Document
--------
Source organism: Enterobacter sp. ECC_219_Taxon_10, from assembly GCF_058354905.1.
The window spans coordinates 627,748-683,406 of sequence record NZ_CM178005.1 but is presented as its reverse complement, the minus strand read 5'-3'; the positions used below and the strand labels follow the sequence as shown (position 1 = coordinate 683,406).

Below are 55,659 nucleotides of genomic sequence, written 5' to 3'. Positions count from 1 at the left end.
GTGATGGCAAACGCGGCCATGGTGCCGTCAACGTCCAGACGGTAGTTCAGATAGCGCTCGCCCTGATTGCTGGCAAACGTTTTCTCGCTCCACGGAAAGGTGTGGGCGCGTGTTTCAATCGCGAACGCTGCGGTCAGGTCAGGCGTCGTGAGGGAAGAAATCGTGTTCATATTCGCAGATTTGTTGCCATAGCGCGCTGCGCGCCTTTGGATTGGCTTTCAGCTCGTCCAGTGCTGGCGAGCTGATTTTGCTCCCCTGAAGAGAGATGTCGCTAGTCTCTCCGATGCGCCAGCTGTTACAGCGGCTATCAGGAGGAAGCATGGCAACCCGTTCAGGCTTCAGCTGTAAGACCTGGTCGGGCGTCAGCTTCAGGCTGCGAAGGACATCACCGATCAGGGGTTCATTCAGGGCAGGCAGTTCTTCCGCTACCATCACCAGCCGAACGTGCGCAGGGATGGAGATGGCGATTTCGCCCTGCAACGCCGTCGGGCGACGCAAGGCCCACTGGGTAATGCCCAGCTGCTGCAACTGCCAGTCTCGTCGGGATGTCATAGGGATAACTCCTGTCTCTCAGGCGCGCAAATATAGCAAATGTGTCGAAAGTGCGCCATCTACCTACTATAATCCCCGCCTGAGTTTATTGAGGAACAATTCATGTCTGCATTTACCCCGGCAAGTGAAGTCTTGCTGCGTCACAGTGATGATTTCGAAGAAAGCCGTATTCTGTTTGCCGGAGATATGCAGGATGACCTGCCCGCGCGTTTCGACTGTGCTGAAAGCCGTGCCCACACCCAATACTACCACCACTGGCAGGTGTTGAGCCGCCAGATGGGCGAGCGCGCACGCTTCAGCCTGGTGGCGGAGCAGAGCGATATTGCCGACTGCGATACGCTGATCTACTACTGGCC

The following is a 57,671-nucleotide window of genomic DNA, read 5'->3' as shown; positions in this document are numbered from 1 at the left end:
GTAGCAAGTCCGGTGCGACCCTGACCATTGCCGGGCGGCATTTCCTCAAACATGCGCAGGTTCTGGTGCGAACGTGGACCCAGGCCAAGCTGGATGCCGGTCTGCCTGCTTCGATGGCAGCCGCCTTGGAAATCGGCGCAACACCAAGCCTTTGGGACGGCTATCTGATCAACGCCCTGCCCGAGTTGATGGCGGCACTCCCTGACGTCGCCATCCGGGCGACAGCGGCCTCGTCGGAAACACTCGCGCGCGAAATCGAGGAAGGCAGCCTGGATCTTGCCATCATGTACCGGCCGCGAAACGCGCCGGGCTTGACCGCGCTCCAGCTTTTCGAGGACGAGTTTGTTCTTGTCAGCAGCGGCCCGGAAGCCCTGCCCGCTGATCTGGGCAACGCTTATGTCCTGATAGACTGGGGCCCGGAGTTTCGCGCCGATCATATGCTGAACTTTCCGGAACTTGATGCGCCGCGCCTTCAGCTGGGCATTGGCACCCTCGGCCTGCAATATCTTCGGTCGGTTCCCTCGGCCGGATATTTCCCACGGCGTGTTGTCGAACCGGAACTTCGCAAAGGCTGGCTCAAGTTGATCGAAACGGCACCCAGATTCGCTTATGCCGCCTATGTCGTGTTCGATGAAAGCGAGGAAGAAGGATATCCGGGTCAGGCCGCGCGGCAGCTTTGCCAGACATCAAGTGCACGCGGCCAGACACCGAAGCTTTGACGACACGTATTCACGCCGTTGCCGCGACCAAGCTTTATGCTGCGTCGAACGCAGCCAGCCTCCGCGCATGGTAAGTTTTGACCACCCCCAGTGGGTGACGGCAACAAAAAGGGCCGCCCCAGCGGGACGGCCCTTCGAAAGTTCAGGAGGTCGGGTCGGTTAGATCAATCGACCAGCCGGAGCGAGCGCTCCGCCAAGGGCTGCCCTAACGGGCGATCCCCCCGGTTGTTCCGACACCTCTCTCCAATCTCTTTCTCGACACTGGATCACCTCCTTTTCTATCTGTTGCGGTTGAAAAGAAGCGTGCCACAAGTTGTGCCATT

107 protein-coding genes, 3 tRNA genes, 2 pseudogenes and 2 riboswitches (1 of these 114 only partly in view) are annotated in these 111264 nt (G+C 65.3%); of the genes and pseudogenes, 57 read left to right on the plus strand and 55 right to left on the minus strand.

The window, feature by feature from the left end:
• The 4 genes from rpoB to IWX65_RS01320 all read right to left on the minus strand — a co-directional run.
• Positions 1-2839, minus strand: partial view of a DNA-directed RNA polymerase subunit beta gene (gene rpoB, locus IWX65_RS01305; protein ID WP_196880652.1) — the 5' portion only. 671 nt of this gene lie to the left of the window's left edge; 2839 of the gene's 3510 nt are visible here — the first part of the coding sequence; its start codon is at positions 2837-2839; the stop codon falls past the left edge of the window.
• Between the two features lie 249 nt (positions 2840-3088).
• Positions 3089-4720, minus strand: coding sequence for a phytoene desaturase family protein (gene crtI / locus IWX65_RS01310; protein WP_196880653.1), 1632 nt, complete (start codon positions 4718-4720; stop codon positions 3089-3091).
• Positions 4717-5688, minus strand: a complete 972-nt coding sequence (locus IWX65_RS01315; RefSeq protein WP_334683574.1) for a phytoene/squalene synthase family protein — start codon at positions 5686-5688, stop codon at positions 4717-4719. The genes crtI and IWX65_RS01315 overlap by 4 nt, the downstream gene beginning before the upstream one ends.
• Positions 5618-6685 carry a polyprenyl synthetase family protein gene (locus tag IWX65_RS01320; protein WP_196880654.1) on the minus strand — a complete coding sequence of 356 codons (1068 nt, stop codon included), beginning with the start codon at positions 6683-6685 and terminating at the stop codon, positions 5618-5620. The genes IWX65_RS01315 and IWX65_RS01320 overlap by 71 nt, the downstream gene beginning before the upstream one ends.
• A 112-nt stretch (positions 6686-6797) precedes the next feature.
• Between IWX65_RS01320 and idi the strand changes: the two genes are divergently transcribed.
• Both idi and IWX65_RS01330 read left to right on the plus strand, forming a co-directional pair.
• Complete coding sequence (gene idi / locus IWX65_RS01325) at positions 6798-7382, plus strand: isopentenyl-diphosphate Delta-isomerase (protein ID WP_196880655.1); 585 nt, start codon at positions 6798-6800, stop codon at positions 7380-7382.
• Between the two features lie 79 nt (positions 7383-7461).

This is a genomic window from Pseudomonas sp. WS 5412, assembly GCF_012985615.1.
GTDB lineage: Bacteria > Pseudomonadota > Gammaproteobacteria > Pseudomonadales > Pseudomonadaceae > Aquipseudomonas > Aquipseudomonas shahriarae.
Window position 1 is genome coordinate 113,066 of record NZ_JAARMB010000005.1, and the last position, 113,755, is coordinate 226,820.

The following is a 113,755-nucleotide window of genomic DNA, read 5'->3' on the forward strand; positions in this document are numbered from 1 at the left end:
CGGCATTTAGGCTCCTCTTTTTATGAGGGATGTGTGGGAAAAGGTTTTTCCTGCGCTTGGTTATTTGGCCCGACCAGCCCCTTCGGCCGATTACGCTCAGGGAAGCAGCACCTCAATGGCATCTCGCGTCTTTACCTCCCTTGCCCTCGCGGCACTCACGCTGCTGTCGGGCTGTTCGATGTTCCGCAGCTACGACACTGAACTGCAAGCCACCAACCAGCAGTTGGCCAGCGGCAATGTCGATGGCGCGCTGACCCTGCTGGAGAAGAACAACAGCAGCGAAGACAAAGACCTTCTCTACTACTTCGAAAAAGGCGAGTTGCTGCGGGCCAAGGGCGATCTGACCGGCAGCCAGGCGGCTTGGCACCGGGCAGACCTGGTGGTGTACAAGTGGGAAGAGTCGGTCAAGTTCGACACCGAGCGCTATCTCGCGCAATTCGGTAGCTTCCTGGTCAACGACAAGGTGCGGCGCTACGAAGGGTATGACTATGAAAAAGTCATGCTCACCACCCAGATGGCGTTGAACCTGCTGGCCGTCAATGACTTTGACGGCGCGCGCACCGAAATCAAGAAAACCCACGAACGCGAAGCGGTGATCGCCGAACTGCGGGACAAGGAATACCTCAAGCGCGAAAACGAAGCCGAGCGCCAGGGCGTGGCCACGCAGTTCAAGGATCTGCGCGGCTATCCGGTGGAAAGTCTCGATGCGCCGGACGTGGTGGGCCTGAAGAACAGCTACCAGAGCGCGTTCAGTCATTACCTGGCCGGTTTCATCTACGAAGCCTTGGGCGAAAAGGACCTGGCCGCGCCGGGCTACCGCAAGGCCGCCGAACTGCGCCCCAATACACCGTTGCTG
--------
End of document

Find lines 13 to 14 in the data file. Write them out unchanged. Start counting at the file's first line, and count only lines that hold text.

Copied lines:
• Positions 4717-5688, minus strand: a complete 972-nt coding sequence (locus IWX65_RS01315; RefSeq protein WP_334683574.1) for a phytoene/squalene synthase family protein — start codon at positions 5686-5688, stop codon at positions 4717-4719. The genes crtI and IWX65_RS01315 overlap by 4 nt, the downstream gene beginning before the upstream one ends.
• Positions 5618-6685 carry a polyprenyl synthetase family protein gene (locus tag IWX65_RS01320; protein WP_196880654.1) on the minus strand — a complete coding sequence of 356 codons (1068 nt, stop codon included), beginning with the start codon at positions 6683-6685 and terminating at the stop codon, positions 5618-5620. The genes IWX65_RS01315 and IWX65_RS01320 overlap by 71 nt, the downstream gene beginning before the upstream one ends.